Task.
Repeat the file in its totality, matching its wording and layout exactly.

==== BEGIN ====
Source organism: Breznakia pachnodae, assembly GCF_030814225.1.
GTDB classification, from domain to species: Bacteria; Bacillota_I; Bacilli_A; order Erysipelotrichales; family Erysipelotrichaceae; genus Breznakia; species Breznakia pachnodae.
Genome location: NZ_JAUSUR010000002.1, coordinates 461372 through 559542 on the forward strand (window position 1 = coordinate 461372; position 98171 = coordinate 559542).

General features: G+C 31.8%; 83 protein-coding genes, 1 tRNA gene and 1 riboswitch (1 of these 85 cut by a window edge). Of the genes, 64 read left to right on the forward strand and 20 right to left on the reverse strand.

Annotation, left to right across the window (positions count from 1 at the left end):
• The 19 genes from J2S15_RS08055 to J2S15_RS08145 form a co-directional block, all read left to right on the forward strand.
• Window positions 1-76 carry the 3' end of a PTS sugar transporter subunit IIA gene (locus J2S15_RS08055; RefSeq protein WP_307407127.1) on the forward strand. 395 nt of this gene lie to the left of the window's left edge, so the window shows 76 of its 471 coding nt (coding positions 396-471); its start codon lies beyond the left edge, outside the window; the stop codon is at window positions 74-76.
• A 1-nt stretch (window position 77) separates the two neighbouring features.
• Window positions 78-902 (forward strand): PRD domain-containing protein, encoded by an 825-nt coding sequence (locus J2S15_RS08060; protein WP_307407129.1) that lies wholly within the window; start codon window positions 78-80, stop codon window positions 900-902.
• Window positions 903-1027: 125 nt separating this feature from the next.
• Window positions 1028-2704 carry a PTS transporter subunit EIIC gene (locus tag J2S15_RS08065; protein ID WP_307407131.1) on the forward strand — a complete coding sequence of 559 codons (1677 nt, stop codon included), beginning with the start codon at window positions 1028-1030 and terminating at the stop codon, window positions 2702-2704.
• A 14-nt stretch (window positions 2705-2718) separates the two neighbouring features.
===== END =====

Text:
Source organism: Breznakia pachnodae, assembly GCF_030814225.1.
GTDB classification, from domain to species: Bacteria; Bacillota_I; Bacilli_A; order Erysipelotrichales; family Erysipelotrichaceae; genus Breznakia; species Breznakia pachnodae.
Genome location: NZ_JAUSUR010000002.1, coordinates 461372 through 559542 on the forward strand (window position 1 = coordinate 461372; position 98171 = coordinate 559542).

General features: G+C 31.8%; 83 protein-coding genes, 1 tRNA gene and 1 riboswitch (1 of these 85 cut by a window edge). Of the genes, 64 read left to right on the forward strand and 20 right to left on the reverse strand.

Annotation, left to right across the window (positions count from 1 at the left end):
• The 19 genes from J2S15_RS08055 to J2S15_RS08145 form a co-directional block, all read left to right on the forward strand.
• Window positions 1-76 carry the 3' end of a PTS sugar transporter subunit IIA gene (locus J2S15_RS08055; RefSeq protein WP_307407127.1) on the forward strand. 395 nt of this gene lie to the left of the window's left edge, so the window shows 76 of its 471 coding nt (coding positions 396-471); its start codon lies beyond the left edge, outside the window; the stop codon is at window positions 74-76.
• A 1-nt stretch (window position 77) separates the two neighbouring features.
• Window positions 78-902 (forward strand): PRD domain-containing protein, encoded by an 825-nt coding sequence (locus J2S15_RS08060; protein WP_307407129.1) that lies wholly within the window; start codon window positions 78-80, stop codon window positions 900-902.
• Window positions 903-1027: 125 nt separating this feature from the next.
• Window positions 1028-2704 carry a PTS transporter subunit EIIC gene (locus tag J2S15_RS08065; protein ID WP_307407131.1) on the forward strand — a complete coding sequence of 559 codons (1677 nt, stop codon included), beginning with the start codon at window positions 1028-1030 and terminating at the stop codon, window positions 2702-2704.
• A 14-nt stretch (window positions 2705-2718) separates the two neighbouring features.